The author of this editorial, noted socio-anthropological scholar divorced former housewife and Princeton alum, Susan A. Patton, caused quite a stir when she implored — nay, demanded — that the young women of Princeton “find a husband on campus before you graduate” because “for most of you, the cornerstone of your future and happiness will be inextricably linked to the man you marry, and you will never again have this concentration of men who are worthy of you.” She then drove the point home by noting that she recently completed a “horrible” divorce, after 27 years of marriage, to a man whose “academic background was not as luxurious as mine, and that was a source of some stress.” Indeed.
Susan A. Patton, while I admire your grammar, I have to respectfully disagree with you. Because you failed to cite one obvious point: Even if a young lady has managed to escape the wilds of New Jersey without nailing down a trip to Zales, she still has one more shot: law school. Well, let’s be clear — a T14 law school….
No, not to each other. In the states covered by the Seventh Circuit, marriage is still between one man and one woman — at least for now.
(By the way, there is precedent for judges from the same circuit court marrying each other. Back in 2004, then-Chief Judge Carolyn Dineen King and Judge Thomas M. Reavley, both of the Fifth Circuit, tied the knot.)
So yes, judges get married, just like us. But it’s noteworthy to have so many judicial nuptials in such a short span of time.
Two Seventh Circuit judges just got married, and a third — one who I never expected to get married — is engaged. Who are the jurists in question?
Please note the multiple UPDATES added after the jump.
Ed. note: The Asia Chronicles column is authored by Kinney Recruiting. Kinney has made more placements of U.S. associates, counsels and partners in Asia than any other recruiting firm in each of the past six years. You can reach them by email: asia@kinneyrecrui[email protected].
Since late last year, things have been booming in Hong Kong / China in cap markets, especially Hong Kong IPOs. M&A deal flow has recently been getting a bit stronger as well. Although one can’t predict such things with any certainty, all signs are pointing to a banner entire 2014 for the top end US corporate and cap markets practices in Hong Kong / China. This is not really new news, as its been the feeling most in the market have had for a few months now and things continue to look good.
The head of our Asia practice, Evan Jowers, has been in Hong Kong for about 10 days a month (with trips every other month to both Shanghai and Bejing) for the past 7 months (Robert Kinney and Evan Jowers will be in Hong Kong again March 15 to 23), and spending most of his time there meeting with senior US hiring partners at just about all the major US and UK firms there, as well as prospective candidates at all associate levels and partner levels, and when in the US, Evan works Asia hours and is regularly on the phone with such persons, as our the other members of our Asia team. Our Yuliya Vinokurova is in Hong Kong every other month and Robert is there about 5 times a year as well. While we have a solid Asia team of recruiters, Evan Jowers will spend at least some time with all of our candidates for Asia position. We have had long standing relationships, and good friendships in some cases, with hiring partners and other senior US partners in Asia for 8 years now.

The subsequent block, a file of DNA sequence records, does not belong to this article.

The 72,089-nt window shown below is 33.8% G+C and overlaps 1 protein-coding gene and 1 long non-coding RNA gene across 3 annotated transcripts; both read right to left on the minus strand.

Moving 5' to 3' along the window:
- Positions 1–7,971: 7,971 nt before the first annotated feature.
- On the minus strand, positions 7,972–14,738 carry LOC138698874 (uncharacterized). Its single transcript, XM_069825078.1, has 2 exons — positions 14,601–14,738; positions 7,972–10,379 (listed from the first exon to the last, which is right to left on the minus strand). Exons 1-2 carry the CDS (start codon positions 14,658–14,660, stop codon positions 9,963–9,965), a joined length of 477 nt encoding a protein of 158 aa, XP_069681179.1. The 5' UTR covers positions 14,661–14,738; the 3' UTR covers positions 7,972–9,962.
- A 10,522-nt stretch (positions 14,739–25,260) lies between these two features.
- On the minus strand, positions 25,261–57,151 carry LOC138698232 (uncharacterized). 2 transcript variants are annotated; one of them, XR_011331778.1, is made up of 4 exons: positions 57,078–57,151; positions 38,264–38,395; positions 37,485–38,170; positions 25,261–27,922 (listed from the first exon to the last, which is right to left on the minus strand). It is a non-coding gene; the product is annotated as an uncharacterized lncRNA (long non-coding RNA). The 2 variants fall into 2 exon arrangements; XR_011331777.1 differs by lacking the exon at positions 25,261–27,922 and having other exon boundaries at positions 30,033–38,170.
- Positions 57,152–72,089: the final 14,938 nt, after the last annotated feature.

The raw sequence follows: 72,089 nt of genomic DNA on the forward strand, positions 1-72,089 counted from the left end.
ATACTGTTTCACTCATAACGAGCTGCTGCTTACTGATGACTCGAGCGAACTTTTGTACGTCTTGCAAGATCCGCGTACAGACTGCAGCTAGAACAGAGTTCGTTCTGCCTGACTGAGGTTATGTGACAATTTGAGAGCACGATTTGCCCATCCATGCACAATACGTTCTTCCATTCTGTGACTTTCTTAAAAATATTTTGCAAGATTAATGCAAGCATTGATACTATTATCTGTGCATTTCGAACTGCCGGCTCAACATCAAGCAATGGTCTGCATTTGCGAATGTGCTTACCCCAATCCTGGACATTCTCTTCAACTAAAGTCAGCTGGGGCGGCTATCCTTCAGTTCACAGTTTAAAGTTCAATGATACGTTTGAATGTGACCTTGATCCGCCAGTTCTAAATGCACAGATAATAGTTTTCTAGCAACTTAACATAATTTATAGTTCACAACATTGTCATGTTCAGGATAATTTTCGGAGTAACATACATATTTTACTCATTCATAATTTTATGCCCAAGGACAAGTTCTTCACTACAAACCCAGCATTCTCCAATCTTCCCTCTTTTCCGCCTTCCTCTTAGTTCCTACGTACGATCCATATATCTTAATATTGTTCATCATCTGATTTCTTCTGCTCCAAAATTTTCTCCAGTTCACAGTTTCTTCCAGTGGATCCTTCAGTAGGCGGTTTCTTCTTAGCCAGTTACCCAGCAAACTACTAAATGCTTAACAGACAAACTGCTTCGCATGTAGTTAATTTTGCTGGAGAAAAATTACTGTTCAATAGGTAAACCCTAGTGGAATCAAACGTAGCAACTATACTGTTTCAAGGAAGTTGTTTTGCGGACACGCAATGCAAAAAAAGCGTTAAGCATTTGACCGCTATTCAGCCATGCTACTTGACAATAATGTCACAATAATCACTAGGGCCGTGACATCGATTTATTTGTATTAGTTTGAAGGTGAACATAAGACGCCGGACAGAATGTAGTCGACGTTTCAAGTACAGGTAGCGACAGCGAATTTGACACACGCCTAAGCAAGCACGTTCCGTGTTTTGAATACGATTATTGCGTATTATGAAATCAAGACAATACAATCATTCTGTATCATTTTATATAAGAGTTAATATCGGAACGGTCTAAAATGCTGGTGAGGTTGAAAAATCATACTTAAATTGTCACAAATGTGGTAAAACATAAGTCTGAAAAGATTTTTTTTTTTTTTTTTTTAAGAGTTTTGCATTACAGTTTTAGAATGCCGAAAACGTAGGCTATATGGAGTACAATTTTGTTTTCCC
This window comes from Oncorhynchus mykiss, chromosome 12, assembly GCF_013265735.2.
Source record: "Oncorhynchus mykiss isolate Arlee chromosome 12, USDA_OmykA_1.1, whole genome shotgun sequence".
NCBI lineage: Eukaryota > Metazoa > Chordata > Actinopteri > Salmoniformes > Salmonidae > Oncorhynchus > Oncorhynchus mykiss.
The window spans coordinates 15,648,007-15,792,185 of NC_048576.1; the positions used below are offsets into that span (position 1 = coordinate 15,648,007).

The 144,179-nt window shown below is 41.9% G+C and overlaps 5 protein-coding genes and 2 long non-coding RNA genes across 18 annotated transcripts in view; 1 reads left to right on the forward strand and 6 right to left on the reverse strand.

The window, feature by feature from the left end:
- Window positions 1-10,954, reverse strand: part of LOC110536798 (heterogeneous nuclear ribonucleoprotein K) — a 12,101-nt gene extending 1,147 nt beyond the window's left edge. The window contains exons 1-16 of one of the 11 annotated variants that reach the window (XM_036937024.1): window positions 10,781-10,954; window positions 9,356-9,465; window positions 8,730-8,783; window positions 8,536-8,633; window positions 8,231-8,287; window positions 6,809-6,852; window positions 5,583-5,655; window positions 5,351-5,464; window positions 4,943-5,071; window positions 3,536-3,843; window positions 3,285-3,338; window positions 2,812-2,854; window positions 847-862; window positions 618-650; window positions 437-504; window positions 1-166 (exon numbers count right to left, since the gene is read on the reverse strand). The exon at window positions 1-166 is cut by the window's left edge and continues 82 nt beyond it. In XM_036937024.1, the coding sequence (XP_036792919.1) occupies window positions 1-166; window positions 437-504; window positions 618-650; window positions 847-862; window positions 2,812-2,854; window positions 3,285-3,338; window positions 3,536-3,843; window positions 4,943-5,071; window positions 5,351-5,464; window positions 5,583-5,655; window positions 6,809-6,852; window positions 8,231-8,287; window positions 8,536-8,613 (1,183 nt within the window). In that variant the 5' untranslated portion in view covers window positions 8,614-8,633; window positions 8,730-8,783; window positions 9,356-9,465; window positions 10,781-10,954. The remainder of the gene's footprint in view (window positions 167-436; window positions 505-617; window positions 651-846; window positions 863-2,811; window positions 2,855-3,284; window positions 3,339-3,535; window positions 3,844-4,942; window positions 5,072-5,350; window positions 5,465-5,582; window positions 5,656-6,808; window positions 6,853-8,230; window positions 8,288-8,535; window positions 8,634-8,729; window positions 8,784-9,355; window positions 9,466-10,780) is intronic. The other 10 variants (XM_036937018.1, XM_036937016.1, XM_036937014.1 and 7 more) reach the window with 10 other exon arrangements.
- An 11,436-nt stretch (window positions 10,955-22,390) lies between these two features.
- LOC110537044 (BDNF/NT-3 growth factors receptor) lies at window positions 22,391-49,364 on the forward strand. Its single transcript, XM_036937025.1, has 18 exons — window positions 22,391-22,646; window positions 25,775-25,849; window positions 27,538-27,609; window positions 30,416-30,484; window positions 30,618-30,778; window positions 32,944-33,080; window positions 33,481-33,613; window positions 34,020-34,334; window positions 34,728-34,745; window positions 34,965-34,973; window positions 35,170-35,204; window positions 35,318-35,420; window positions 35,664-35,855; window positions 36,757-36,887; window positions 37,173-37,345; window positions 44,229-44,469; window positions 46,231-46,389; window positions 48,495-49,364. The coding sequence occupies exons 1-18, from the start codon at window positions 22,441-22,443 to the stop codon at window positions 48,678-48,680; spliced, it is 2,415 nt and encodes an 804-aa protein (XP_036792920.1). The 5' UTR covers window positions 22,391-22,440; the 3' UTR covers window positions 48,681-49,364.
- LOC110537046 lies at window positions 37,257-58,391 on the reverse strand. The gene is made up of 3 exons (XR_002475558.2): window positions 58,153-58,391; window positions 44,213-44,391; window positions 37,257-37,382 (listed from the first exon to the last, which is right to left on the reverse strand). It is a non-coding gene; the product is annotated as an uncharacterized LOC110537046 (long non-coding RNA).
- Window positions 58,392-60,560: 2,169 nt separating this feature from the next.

Are you challenged by the costs and logistics of maintaining your office, distracting you from the practice of law?
Many small firms are successfully moving part—or even all—of their practice to a virtual setting. This even includes multi-jurisdictional practice spanning several states and practice areas, although solo and small partnerships are still the largest adopters of virtual law.
Can you do the same? The new article Mobile in Practice, Virtual by Design from author Jared Correia, Esq., explores how mobile technology bring real-life benefits to a small law firm. Read this new article—the next in Thomson Reuters’ Independent Thinking series for small firms—to explore how a mobile practice:
Everyone is talking about the importance of Social Media in Corporate America. But it is relatively safe to say that most law firms and lawyers are slightly behind the social curve. Most lawyers, at minimum, use LinkedIn, for networking. Some even use Twitter for pushing out short, pithy content, while many have Blogs, where they write their little hearts out. The adage “it is better to give than to receive” is not always true though in the world of Social. In the Social World – it is best to listen, give back and engage.
Social Media is a communications tool that can deeply educate you about the needs and wants of your clients and prospects when used in conjunction social media monitoring and sharing tools.
Take this quick quiz and see if you know how to use Social to help you engage more with your clients or to better service the ones you have.